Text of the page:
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Pool at Nes Aminm
Photo by Rhonda Spivak.


Nes Amim
Photo by Rhonda Spivak.


Playing on Bomb Shelter. Nes Amim.photo of my son and Sarah Benarroch's son.
Photo by Rhonda Spivak.


Garden. Nes Amim.
Photo by Rhonda Spivak.

 
A HIGH FAT SWIM

By Rhonda Spivak, January 26, 2010

[Editor’s note: Since we don’t have a proper sports section in the Winnipeg Jewish Review, this piece never published before can count as a Sports article—a mild stretch. This event occurred in the summer of 2009]

AKK0, ISRAEL-It’s hot and I’m at a guest house in Nes Amim, near Akko in Northern Israel. I was here two years ago and loved it.  It advertises itself as a place with a “European” touch, and last time it did not disappoint. It is run by Christian volunteers from Belgium and Germany—all blonde, tall and polite.

The highlight of my last visit was spending a relaxing day by the large pool, an oasis of tranquility.

I look forward to spending another day at the pool, hoping to go for a long swim.

What I hadn’t realized is that in the interim, to maximize its profits in economically difficult times, Nes Amim decided to subcontract the running of its pool to a company that opens it to the public, for profit.  Guests like my self are still welcome to use the pool, but it’s not quite the same.

For starters, when I get there at 11:00 a.m. with my children, the pool is completely filled with about 100 or so  Israeli children who are part of a keitana summer  day camp, splashing about everywhere  as their counselors  supervise them.  I can’t find a  deck chair  to sit on.  I ask one of the counselors “How long will you be here for? He answers, “Oh, we’re only here for the next 45 minutes.  I am thinking that that sounds bearable.  Then he adds, “But, when we leave, the next group over there will be coming in.”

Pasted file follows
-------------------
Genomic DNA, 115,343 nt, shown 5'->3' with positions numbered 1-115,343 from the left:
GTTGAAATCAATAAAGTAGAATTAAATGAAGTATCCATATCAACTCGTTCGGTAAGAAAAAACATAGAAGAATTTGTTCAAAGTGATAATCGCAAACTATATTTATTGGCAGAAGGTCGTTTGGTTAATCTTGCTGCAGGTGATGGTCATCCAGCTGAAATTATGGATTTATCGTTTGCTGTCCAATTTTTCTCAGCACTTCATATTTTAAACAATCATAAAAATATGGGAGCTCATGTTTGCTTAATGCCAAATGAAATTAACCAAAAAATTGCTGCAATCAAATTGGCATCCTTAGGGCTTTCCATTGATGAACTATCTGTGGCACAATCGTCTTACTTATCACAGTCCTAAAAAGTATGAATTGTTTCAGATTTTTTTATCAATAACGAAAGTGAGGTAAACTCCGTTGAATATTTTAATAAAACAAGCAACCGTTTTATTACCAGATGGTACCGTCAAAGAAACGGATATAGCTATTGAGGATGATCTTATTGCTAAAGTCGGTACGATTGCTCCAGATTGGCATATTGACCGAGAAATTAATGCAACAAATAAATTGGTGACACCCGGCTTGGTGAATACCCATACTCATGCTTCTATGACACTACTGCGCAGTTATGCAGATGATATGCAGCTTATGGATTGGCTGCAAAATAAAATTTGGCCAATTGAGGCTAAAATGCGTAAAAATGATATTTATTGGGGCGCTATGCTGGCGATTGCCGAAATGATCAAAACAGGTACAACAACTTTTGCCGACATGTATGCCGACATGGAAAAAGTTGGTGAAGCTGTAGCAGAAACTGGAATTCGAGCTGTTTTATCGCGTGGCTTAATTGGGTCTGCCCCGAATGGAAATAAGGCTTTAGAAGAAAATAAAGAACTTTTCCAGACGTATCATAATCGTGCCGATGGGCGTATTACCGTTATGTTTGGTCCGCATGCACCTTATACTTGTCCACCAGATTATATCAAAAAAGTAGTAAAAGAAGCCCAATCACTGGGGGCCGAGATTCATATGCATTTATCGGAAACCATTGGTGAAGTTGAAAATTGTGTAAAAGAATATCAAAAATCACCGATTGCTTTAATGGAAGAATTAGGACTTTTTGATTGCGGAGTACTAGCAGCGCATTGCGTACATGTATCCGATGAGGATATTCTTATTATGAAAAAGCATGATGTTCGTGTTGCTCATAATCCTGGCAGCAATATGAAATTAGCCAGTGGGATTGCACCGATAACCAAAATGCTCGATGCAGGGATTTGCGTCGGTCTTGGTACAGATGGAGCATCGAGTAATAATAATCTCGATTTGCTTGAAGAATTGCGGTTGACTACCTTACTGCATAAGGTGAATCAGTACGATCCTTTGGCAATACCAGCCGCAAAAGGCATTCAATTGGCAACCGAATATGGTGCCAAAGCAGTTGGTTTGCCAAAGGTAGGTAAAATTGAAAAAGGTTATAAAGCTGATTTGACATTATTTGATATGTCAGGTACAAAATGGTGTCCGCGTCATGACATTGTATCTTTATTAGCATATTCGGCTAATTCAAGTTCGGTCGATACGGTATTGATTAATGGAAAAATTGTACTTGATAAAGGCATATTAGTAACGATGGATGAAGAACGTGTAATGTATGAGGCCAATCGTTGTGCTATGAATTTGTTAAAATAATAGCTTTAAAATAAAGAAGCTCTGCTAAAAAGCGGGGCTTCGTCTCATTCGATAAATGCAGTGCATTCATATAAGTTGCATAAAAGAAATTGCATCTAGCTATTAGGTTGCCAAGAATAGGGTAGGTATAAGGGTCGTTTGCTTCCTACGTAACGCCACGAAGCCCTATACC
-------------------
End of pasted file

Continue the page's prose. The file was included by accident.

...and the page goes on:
I turn around to see another 100 or so children lining up at the pool entrance starting to get into groups with their counselors, and am told that they’ll be done at 12:30.

In the meantime, several of the children are looking at me strangely, probably wondering why I’m not the only one  not wearing the same lime green camp  t-shirt that they all are.

I find a chair on the other side of the pool, next to the only other family that seems to be  there.  There are Israeli Arabs from Akko speaking a mixture of Arabic with some Hebrew words.  They aren’t at the guest house but have come for the day to swim.  They too, are sitting there, waiting for the camp children to vacate the pool before they go in.

The grandmother of the group, Sofia, tells me, that there are no public municipal pools in Akko. “In Akko, we have the sea, no pools. I don’t like swimming in the sea so we come here.” 

They’ve come prepared with a very large picnic- practically enough to feed the entire day camp had they wanted to.  There’s hummous and tchina and pickles and olives and pita  and meat and more pita, and so on and so forth and more pita.

Since we’re all waiting a round, Sofia offers me coffee and  when I agree, she offers me   some of her  daughter Salin’s cookies. “Home made” she says.  “With a machine,” Salin adds. And  when I say the cookie is good, I automatically get  offered another one , and  then Sofia pulls out  another  container of different cookies she made, which she assures me are even better than the last ones.  Who am I to refuse ?